Partnership Opportunities

Improving Outcomes of Congenital Disorders of Glycosylation

Discovering genes, biomarkers, and the natural history of rare, single-gene genetic diseases

Technology Overview

Lam ChristinaDr. Christina LamDr. Lam is determining the course and causes of congenital disorders of glycosylation (CDGs), a group of rare childhood diseases that was first described in 1980. Children with these conditions show a range of clinical features including developmental delay, bleeding problems, and heart defects. Before molecular methods such as genome sequencing led to the identification of CDGs, children with these disorders were diagnosed with more general conditions such as seizure disorder or cerebral palsy.

CDGs are caused by mutations in genes involved in glycosylation. Glycosylation is the process in which sugar structures are made, added to, and modified on proteins and lipids, which are the functional and structural components of cells. Because many proteins and lipids are glycosylated, the inability to add, alter, or remove these modifications has wide-ranging effects on many organs of the body including the heart, liver, blood and brain.

Dr. Lam and collaborators continue to identify new gene variants responsible for CDGs. They characterize the disease in children with these novel variants, including their physiology and symptoms and the molecular features of their glycosylated biomarkers. Potential applications of this work include development of tests for genetic screening and diagnosis and advancement of biomarker-based assays for disease monitoring and response to therapy. A better understanding of CDGs could also lead to improved diagnosis and treatment of other, more common childhood diseases in which aberrant glycosylation contributes to the pathophysiology.

Because the underdiagnosed orphan CDGs are so rare, advances in diagnosis, treatment, and disease management depend on extensive collaboration to gather and share data and findings. With the National Human Genome Research Institute of the National Institutes of Health, Dr. Lam is establishing a clinical database of information on CDG patients. She is the lead Seattle Children's investigator for a national clinical trial that is collecting patient- and clinician-reported data on disease symptoms and diet as well as blood, urine, and stool samples. The goals are to use the longitudinal data and biobank samples to comprehensively describe the natural history of CDGs and ultimately, develop accurate diagnoses and therapies that are meaningful to patients and their families.

Dr. Lam is one of the few physicians in the United States with expertise on the clinical and genetic aspects of CDGs, knowledge of CDG databases, and close connections to patients and their families. She collaborated on international guidelines for evaluating an individual patient's multiorgan effects from the most common CDG and developing a recommended multidisciplinary management approach.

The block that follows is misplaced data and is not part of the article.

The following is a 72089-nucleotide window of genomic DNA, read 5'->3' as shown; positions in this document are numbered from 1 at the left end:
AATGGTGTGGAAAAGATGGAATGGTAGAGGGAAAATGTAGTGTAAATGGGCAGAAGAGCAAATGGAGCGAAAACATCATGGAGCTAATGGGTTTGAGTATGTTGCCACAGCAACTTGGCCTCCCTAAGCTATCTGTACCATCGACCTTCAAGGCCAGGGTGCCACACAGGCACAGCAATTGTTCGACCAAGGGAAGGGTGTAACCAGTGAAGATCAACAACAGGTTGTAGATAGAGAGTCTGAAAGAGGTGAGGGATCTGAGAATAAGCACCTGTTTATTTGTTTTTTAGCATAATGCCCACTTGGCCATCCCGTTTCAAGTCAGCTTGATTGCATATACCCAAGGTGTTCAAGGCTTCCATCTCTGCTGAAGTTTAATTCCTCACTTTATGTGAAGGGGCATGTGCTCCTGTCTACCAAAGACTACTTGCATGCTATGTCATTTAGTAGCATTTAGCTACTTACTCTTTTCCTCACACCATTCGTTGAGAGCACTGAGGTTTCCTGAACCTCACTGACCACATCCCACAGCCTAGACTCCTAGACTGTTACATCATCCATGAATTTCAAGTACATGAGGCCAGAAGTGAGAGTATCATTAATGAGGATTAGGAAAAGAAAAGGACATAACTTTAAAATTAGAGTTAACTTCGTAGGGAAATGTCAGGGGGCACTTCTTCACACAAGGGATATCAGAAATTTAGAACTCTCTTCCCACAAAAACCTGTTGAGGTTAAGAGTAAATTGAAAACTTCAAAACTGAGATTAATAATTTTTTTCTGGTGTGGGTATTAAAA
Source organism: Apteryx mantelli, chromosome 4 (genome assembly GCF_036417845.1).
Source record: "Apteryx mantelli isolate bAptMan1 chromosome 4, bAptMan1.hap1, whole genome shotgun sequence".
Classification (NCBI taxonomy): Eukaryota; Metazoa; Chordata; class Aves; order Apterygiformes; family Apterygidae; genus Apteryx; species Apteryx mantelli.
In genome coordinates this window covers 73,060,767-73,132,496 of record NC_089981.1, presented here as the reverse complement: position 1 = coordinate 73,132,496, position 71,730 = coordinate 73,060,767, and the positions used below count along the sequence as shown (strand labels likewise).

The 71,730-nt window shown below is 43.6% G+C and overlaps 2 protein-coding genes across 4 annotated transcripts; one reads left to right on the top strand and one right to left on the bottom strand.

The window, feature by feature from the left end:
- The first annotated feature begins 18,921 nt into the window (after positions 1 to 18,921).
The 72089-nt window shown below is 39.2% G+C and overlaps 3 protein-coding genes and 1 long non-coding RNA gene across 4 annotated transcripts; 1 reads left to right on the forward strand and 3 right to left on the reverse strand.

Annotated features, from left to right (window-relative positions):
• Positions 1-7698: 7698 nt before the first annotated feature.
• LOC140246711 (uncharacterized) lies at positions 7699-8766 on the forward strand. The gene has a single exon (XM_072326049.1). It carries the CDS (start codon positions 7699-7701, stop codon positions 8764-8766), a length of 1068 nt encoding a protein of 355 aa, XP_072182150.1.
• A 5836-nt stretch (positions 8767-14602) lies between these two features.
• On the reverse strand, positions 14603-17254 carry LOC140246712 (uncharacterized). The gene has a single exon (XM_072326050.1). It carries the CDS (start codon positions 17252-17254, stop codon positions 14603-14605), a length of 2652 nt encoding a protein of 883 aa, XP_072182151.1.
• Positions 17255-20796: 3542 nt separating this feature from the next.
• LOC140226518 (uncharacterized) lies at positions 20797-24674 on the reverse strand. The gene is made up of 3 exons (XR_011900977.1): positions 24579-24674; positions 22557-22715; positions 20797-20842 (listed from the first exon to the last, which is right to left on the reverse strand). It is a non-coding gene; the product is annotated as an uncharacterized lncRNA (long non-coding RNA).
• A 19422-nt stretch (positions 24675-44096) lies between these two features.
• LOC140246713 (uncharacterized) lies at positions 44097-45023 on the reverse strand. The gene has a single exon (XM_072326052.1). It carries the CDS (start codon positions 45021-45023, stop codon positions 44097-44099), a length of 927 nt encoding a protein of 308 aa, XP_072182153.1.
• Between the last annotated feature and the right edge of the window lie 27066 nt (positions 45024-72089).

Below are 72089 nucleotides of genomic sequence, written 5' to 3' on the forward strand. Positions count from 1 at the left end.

Dr. Lam is interested in partnerships to plan and conduct clinical studies on biomarkers, therapies, and management strategies for CDGs.

Stage of Development

  • Clinical trial development

Partnering Opportunities

  • Collaborative research & development opportunity
  • Sponsored research agreement
  • Consultation agreement
  • Clinical data access
  • Clinical trials


  1. Alsharhan H, Ng BG, Daniel EJP, Friedman J, Pivnick EK, Al-Hashem A…Lam C. Expanding the phenotype, genotype and biochemical knowledge of ALG3-CDG. J Inherit Metab Dis. 2021;44(4):987-1000.
  2. Witters P, Edmondson AC, Lam C, Johnsen C, Patterson MC, Raymond KM, et al. Spontaneous improvement of carbohydrate-deficient transferrin in PMM2-CDG without mannose observed in CDG natural history study. Orphanet J Rare Dis. 202125;16(1):102.
  3. Poskanzer SA, Schultz MJ, Turgeon CT, Vidal-Folch N, Liedtke K, Oglesbee D…Lam C. Immune dysfunction in MGAT2-CDG: A clinical report and review of the literature. Am J Med Genet A. 2021;185(1):213-218.
  4. Chang IJ, Byers HM, Ng BG, Merritt JL 2nd, Gilmore R, Shrimal S…Lam C. Factor VIII and vWF deficiency in STT3A-CDG. J Inherit Metab Dis. 2019;42(2):325-332.
  5. Altassan R, Péanne R, Jaeken J, Barone R, Bidet M, Borgel D…Lam C, et al. International clinical guidelines for the management of phosphomannomutase 2-congenital disorders of glycosylation: Diagnosis, treatment and follow up. J Inherit Metab Dis. 2019;42(1):5-28.
  6. Hall PL, Lam C, Alexander JJ, Asif G, Berry GT, Ferreira C, et al. Urine oligosaccharide screening by MALDI-TOF for the identification of NGLY1 deficiency. Mol Genet Metab. 2018;124(1):82-86.
  7. Lam C, Ferreira C, Krasnewich D, Toro C, Latham L, Zein WM, et al.Prospective phenotyping of NGLY1-CDDG, the first congenital disorder of deglycosylationGenet Med. 2017;19(2):160-168.

Learn More

To learn more about partnering with Seattle Children’s Research Institute on this or other projects, email the Office of Science-Industry Partnerships